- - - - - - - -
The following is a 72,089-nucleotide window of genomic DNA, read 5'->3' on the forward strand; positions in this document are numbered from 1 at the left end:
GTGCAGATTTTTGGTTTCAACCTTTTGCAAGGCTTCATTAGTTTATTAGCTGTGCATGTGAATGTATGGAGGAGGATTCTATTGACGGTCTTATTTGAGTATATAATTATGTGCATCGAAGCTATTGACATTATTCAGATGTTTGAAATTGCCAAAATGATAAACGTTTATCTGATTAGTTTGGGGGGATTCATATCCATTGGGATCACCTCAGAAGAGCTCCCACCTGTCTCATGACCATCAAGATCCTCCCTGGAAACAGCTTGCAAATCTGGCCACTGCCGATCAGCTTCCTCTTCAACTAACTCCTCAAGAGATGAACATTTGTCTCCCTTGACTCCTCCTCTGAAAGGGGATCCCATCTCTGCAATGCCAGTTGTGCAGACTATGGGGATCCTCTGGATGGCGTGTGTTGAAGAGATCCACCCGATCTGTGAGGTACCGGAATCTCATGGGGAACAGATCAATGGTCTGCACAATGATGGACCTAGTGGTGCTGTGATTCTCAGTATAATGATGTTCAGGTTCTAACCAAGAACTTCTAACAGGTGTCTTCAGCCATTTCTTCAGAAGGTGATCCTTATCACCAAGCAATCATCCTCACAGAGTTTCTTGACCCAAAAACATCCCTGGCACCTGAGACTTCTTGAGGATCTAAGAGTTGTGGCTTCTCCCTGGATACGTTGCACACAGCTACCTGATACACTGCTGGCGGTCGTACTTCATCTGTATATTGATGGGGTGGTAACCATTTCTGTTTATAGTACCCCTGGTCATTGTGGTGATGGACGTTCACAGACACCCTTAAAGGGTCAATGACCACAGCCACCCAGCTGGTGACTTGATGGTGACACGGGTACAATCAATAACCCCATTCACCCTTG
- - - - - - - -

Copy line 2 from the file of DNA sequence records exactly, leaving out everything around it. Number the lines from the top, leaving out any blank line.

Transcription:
GTGCAGATTTTTGGTTTCAACCTTTTGCAAGGCTTCATTAGTTTATTAGCTGTGCATGTGAATGTATGGAGGAGGATTCTATTGACGGTCTTATTTGAGTATATAATTATGTGCATCGAAGCTATTGACATTATTCAGATGTTTGAAATTGCCAAAATGATAAACGTTTATCTGATTAGTTTGGGGGGATTCATATCCATTGGGATCACCTCAGAAGAGCTCCCACCTGTCTCATGACCATCAAGATCCTCCCTGGAAACAGCTTGCAAATCTGGCCACTGCCGATCAGCTTCCTCTTCAACTAACTCCTCAAGAGATGAACATTTGTCTCCCTTGACTCCTCCTCTGAAAGGGGATCCCATCTCTGCAATGCCAGTTGTGCAGACTATGGGGATCCTCTGGATGGCGTGTGTTGAAGAGATCCACCCGATCTGTGAGGTACCGGAATCTCATGGGGAACAGATCAATGGTCTGCACAATGATGGACCTAGTGGTGCTGTGATTCTCAGTATAATGATGTTCAGGTTCTAACCAAGAACTTCTAACAGGTGTCTTCAGCCATTTCTTCAGAAGGTGATCCTTATCACCAAGCAATCATCCTCACAGAGTTTCTTGACCCAAAAACATCCCTGGCACCTGAGACTTCTTGAGGATCTAAGAGTTGTGGCTTCTCCCTGGATACGTTGCACACAGCTACCTGATACACTGCTGGCGGTCGTACTTCATCTGTATATTGATGGGGTGGTAACCATTTCTGTTTATAGTACCCCTGGTCATTGTGGTGATGGACGTTCACAGACACCCTTAAAGGGTCAATGACCACAGCCACCCAGCTGGTGACTTGATGGTGACACGGGTACAATCAATAACCCCATTCACCCTTG